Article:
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Lunch » Tags » Books » Reviews » Steel Drivin' Man: John Henry, the Untold Story of an American Legend

Steel Drivin' Man: John Henry, the Untold Story of an American Legend

1 rating: 5.0
A book by Scott Reynolds Nelson

Starred Review.According to the ballad that made him famous, John Henry did battle with a steam-powered drill, beat the machine and died. Folklorists have long thought John Henry to be mythical, but while researching railroad work songs, historian Nelson, … see full wiki

Author: Scott Reynolds Nelson
Genre: Biographies & Memoirs, Entertainment
Publisher: Oxford University Press, USA
1 review about Steel Drivin' Man: John Henry, the Untold...

Natural man to man of steel

  • Apr 18, 2010
Rating:
+5
Nelson does the near impossible: He finds the real, documented man in the folk song, places him in his actual geographical setting (not where all the roadside markers are by the way) and tells us his history in life and death.

I was surprised to learn that John Henry did actually exist, and did actually compete against a steam drill in demonstrating the value of human labor over the mechanized variety in digging railroad tunnels through the Blue Ridge mountains of Virginia and its newly-named neighbor West Virginia in the decade after the Civil War., This part of the story reads like a cold-case mystery as Nelson tracks down old government archives, railroad engineering studies and project documentation, Civil War records, and archeological findings that helped him find the living John Henry--and the site of his death and burial after that famous contest.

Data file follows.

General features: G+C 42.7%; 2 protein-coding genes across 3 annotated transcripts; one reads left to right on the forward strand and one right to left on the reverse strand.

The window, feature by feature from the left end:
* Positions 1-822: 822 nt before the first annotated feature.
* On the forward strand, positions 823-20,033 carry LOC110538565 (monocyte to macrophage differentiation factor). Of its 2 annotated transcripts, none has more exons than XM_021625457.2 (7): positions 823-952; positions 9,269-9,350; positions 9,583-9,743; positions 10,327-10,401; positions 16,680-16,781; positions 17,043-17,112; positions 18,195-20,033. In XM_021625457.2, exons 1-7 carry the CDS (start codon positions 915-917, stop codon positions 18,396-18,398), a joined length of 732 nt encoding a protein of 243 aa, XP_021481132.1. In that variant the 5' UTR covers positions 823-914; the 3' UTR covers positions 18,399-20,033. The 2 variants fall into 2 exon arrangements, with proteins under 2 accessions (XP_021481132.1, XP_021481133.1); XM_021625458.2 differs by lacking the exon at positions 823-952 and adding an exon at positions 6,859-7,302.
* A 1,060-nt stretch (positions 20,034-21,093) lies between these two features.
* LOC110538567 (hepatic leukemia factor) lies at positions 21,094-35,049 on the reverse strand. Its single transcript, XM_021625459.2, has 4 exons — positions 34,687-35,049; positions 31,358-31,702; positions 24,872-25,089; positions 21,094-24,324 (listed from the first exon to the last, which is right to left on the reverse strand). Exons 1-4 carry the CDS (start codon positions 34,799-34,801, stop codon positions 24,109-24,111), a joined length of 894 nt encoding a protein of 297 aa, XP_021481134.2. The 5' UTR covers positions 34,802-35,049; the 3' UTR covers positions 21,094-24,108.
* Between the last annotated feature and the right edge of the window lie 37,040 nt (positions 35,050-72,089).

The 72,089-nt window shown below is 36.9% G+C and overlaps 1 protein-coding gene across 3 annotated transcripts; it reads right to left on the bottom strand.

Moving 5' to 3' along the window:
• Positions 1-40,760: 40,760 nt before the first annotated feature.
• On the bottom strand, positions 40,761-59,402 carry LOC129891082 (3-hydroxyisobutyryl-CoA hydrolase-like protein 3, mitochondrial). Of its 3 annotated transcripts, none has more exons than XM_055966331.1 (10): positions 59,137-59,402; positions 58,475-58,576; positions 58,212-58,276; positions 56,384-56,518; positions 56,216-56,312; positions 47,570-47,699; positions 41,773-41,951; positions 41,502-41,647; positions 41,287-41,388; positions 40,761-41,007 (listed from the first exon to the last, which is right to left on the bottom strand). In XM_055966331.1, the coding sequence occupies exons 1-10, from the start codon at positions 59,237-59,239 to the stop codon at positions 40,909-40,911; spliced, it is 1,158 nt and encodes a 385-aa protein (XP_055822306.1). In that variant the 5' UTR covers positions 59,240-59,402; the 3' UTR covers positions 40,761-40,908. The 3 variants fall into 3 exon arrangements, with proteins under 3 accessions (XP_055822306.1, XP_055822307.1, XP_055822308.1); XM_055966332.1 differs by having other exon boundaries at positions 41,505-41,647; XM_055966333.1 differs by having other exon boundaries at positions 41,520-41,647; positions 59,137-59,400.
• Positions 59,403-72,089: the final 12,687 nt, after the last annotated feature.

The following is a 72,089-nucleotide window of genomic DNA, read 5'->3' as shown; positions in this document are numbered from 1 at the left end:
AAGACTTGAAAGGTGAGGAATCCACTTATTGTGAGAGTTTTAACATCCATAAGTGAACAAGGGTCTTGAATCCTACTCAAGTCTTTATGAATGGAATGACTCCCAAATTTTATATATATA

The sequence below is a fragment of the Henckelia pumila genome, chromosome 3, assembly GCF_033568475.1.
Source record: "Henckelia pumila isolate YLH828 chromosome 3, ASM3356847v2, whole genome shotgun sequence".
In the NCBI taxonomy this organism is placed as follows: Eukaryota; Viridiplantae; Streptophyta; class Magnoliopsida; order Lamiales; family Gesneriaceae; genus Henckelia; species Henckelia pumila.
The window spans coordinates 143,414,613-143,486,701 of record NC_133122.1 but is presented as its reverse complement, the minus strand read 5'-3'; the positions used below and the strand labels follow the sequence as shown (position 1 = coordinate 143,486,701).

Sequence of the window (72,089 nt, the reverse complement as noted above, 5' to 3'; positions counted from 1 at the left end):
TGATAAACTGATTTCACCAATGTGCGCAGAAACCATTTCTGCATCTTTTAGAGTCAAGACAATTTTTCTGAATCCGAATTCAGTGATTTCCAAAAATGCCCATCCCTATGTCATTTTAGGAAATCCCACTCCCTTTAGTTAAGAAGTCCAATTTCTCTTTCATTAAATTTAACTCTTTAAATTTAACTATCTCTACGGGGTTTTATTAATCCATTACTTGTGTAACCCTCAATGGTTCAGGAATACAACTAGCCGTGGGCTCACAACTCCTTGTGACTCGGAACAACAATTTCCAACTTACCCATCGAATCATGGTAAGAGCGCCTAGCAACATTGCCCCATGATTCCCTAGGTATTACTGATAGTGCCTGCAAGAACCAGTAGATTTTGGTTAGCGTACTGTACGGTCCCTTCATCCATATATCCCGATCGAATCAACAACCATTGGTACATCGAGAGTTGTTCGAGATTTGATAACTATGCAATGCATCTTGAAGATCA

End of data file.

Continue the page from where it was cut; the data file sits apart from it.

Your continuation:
Then Nelson brings John Henry the legend up to date, showing how the legend became song, spread across the country (and oceans during World War I), was co-opted into early "folk" entertainment and then politics, and finally even became part of the stream (through the graphic-arts work of the Depression-era WPA) that became comic-book superheros like the "Man of Steel" Superman.

Unlike some books in this genre, Nelson sticks to his sources, letting them tell the story without trying to make it seem mystical or hip. This gives this short history a true power and makes it worthy of five stars.

Another book in this genre that I found similarly worthy and maybe of interest to readers who liked Steel Drivin' Man: Chasing the Rising Sun: The Journey of an American Song

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